Next, Yue Jin Tay, Director of Business Development, Circulor, spoke on “Tracking Critical Raw Materials in Your Supply Chain – Lessons Learned from Volvo/Polestar and Circulor” He introduced Circulor company and their specialization and what spaces they have branched out in, including tracking plastics, coppers, looking at not just manufacturing supply chain, but also recycling. Circulor’s technology platform connects all who are in the supply chain—material traceability and carbon tracking, creating a digital twin and then tracing material through the industrial process (refining, shipping, manufacturing, logistics, final assembly). Tay stressed that information transparency is a circular enabler to the circular economy. There is a need for scaled digital platforms to provide insight in status of the physical battery and key components, provide data transparency and business confidence, prove adherence to principals and standards, and provide both business and policy relevant data. It is an emerging space, supply chains are trying to build their own ecosystems. He talked about Circulor working with Volvo in a strategic partnership that provided Volvo with full transparency by focusing on the ecological footprint and responsible sourcing of every battery, providing permission-based access to relevant battery information for economic operator, possibility for economic operator to enrich existing information with further lifecycle data, overview of value chain participants and milestones across the battery life, proof of adherence to principles and standards. In addition, Polestar is on a mission to drive the shift to sustainability mobility. Supply chain transparency is one big step on the journey. Polestar is in a strategic partnership with Circulor to target blockchain traceability and CO2e tracking by setting a radical scope and ambition to track a wide range of raw material, focusing on those that have identified risks in either environmental and/or human rights. A more accurate CO2e footprint than using generic emission data from databases, this allows Polestar to view the emissions that have been created as part of its production process, per facility as well as those inherited from suppliers through the supply chain.

Finally, “Supply Chain Transparency: Carbon Neutrality, Net Zero Emission, and SDG Goals”, presented by George Sullivan, President and CEO of Net Zero Analysis, covered what is a Scope Re-audit and a carbon foot printing? Scopes 1 and 2 emissions you can control and is energy you purchase. It affects your Scope 3 emissions, which encompasses the company’s supply chain. Scope 3 emissions is your supply chain. Developing environmental declaration schemes are especially important in construction because they represent the lifecycle analysis of a product and follows ISO 14025. During Scope 3 emissions, companies’ selection of suppliers is based on initial cost, new technology, growth, business relationships, cost reduction, quality, industry standards, and senior management reference. Scope 1 and 2 choices that affect Scope 3 are technology, software manufacturers, real estate, employees and community engagement, educational, training partners, and nonprofit engagement. He explained that there are 17 United National Sustainable Development Goals. Step one is reporting your 3rd party audited carbon neutrality and/or net zero emissions plan to the UNFCCC Climate Nuetral Now Intiative, then publish your carbon neutrality and net zero emissions plan publicly on the company website, all employee communications, companies annual report. Supply chain transparency is important. When working with clients, he said that all of the vendors are sent the following notifications – setting the following ESG targets to the UN – carbon neutrality emissions target by 2025, net zero emissions target by 2030, and reporting under the UN FCCC Sustainable Development Goals. Vendors are also required to submit the following ISO reports no later than XX months from this notification – ISO 4001 International Environmental; Management Audit focused on 14065, Carbon Neutrality Plan and Target Date for achieving Carbon Neutrality, Net Zero Emissions Plan and Target Date for achieving Net Zero Emissions, SDG Selection and Reporting, Reporting plan and links to filed reports to the UN for annual carbon neutrality, annual net zero emissions, annual carbon neutrality, annual net zero emissions, SDG reporting and compliance; EPDs ISO 10425 Audit and Lifecycle Analysis Reporting links to reports filed with the UN for: annual carbon neutrality, annual net zero emissions, SDG reporting and compliance.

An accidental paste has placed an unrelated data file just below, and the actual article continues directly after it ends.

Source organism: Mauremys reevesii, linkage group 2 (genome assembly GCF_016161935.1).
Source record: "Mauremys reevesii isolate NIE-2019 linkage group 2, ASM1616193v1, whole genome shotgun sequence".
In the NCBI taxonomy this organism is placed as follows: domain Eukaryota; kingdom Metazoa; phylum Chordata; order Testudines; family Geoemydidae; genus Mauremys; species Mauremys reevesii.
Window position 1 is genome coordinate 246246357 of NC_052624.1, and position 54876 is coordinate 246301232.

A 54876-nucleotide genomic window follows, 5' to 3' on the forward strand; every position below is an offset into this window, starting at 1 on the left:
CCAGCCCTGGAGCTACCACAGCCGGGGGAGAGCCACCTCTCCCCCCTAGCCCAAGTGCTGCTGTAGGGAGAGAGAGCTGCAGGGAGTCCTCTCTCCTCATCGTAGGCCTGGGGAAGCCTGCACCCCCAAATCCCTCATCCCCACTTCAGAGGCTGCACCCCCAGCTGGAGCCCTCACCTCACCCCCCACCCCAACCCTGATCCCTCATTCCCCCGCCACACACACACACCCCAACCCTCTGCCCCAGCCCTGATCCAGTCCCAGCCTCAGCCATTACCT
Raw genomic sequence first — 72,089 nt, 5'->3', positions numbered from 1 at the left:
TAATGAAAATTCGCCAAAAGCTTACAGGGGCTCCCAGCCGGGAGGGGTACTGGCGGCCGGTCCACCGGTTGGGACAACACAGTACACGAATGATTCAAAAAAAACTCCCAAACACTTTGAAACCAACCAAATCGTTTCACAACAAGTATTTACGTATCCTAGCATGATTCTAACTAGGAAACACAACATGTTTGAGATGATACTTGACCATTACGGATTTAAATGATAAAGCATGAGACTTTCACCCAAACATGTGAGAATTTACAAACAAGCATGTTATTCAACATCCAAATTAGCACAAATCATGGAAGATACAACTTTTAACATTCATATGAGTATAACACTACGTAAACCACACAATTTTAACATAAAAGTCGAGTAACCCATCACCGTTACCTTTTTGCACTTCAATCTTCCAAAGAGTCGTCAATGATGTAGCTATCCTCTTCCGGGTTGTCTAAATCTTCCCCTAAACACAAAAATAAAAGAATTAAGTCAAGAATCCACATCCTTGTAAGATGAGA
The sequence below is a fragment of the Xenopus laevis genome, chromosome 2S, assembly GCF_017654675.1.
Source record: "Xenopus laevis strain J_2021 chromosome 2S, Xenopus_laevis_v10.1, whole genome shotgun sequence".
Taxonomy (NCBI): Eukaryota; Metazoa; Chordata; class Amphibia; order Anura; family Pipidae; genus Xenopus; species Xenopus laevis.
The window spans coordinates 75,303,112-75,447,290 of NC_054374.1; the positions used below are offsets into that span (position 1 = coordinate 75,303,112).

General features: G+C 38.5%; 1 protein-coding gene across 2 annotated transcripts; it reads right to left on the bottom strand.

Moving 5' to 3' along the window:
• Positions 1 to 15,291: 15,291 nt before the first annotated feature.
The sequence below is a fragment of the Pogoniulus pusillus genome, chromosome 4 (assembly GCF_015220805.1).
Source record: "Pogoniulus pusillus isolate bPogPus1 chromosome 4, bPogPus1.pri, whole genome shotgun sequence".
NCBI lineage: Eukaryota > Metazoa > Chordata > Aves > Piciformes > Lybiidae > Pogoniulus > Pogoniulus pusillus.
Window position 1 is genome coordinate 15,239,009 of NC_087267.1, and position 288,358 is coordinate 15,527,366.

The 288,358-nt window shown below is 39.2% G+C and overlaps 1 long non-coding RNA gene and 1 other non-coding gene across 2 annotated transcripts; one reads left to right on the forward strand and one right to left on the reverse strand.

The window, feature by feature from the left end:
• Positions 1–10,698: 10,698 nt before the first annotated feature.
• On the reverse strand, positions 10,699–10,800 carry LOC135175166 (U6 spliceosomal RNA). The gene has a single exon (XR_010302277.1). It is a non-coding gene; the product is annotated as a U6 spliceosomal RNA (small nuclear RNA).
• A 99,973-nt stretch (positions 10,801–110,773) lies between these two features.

At the end of the presentations, speakers and attendees had a chance to ask questions and discuss some of the challenges and personal experiences that each party had faced. This dynamic and open Q&A portion of the session was a great way for all to interact and talk about ideas and collaborate on the future of the issue. Scott Donachie closed the workshop by announcing the next virtual meeting, “Renewable Energy Infrastructure Financing” to be held on August 19. We look forward to it!

For more information, visit www.companiesforzerowaste.com.